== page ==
Cellular events typically require precise regulatory control. Regulation failures may lead to problems like uncontrolled cellular proliferation and cancer. The regulation of spermiogenesis in the model nematode Caenorhabditis elegans is the focus of the proposed research, and it has the potential to provide insight into the workings of genes homologous to those involved in Alzheimer's disease and to aid in understanding regulated vesicle exocytosis, an event important in neuronal function and muscle membrane repair. During spermiogenesis, the spherical spermatid undergoes a dramatic reorganization to form an amoeboid spermatozoon. Spermiogenesis involves cytoskeletal and membrane reorganization and vesicle exocytosis, yet it occurs without new gene expression, employing only preexisting cellular components. As with other cellular systems, the regulation of spermiogenesis in C. elegans involves both positive and negative controls, but the negative regulation that inhibits spermiogenesis is poorly understood. The research proposed here will characterize the genes involved in spermiogenesis inhibition by examining a collection of ten mutants that fail to inhibit spermiogenesis properly. Preliminary data indicate that three of the mutations in this collection map to unique loci that do not correspond to known sperm genes. These mutations define genes involved in spermiogenesis inhibition, and the aims of the proposed research are to: (i) identify and clone the spermiogenesis inhibition genes in this collection;and (ii) characterize the functions of the identified genes. To accomplish these aims the mutations will be genetically mapped using molecular and morphological markers. The coding sequence affected by at least two, but perhaps as many as four of the mutations will be identified using a combination of approaches that include DNA sequencing, transformation rescue, and complementation tests. Phenotypic, genetic, and bioinformatic analyses will provide information on the mechanism of action for the gene products. The proposed research is significant because it will enable both a comprehensive understanding of the regulation of spermiogenesis in C. elegans specifically and a better understanding of vesicle exocytosis in general. Indeed, the mutant collection to be studied here has already been fruitful in providing information on the human neurodegenerative disease gene homolog spe-4 (Alzheimer's disease), showing it inhibits spermiogenesis. Public Health Relevance: The regulation of spermiogenesis in C. elegans has very significant relevance to human health. Because spermiogenesis shares characteristics with regulated vesicle exocytosis in humans, the proposed research will aid in understanding regulated exocytosis. In addition, this research has the potential to provide insight into the workings disease gene homologs, such as spe-4 (Presenilin-1;Alzheimer's disease) and fer-1 (Dysferlin family genes;muscular dystrophy).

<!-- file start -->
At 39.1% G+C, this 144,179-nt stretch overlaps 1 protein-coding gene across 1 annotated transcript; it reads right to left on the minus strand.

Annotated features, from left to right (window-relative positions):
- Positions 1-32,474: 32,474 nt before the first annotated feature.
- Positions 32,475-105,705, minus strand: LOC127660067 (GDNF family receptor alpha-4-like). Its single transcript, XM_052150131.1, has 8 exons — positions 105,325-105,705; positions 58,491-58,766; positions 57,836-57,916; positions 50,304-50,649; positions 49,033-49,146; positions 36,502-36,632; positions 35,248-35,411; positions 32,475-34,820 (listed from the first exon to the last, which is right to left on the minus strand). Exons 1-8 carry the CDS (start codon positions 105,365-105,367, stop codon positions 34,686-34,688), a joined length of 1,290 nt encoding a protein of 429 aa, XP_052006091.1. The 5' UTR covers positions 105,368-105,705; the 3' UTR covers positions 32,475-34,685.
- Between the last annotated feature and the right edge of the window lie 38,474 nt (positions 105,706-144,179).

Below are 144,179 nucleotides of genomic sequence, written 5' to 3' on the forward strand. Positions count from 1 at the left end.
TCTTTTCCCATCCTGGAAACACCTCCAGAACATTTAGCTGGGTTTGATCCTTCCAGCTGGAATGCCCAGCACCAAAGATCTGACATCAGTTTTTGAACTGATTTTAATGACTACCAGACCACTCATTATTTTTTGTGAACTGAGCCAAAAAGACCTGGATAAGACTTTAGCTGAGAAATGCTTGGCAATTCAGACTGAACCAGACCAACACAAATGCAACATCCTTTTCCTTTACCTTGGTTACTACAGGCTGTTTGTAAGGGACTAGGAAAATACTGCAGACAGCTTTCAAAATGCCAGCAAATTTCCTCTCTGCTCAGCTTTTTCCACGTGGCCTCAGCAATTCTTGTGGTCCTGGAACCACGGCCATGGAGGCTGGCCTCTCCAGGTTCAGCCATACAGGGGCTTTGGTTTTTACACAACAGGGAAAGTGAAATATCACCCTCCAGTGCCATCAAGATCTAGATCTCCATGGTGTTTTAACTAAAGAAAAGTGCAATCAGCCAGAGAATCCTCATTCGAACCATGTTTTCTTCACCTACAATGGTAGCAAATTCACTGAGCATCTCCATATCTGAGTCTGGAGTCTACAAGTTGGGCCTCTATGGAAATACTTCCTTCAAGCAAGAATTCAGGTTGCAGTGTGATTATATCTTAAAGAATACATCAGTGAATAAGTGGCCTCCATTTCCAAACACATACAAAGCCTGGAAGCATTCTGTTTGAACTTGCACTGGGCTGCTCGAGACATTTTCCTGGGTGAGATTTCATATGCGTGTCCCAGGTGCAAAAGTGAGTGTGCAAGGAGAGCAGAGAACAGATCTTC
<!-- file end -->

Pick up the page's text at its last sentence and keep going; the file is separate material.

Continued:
Proposal Narrative The regulation of spermiogenesis in C. elegans has very significant relevance to human health. Because spermiogenesis shares characteristics with regulated vesicle exocytosis in humans, the proposed research will aid in understanding regulated exocytosis. In addition, this research has the potential to provide insight into the workings disease gene homologs, such as spe-4 (Presenilin-1;Alzheimer's disease) and fer-1 (Dysferlin family genes;muscular dystrophy).
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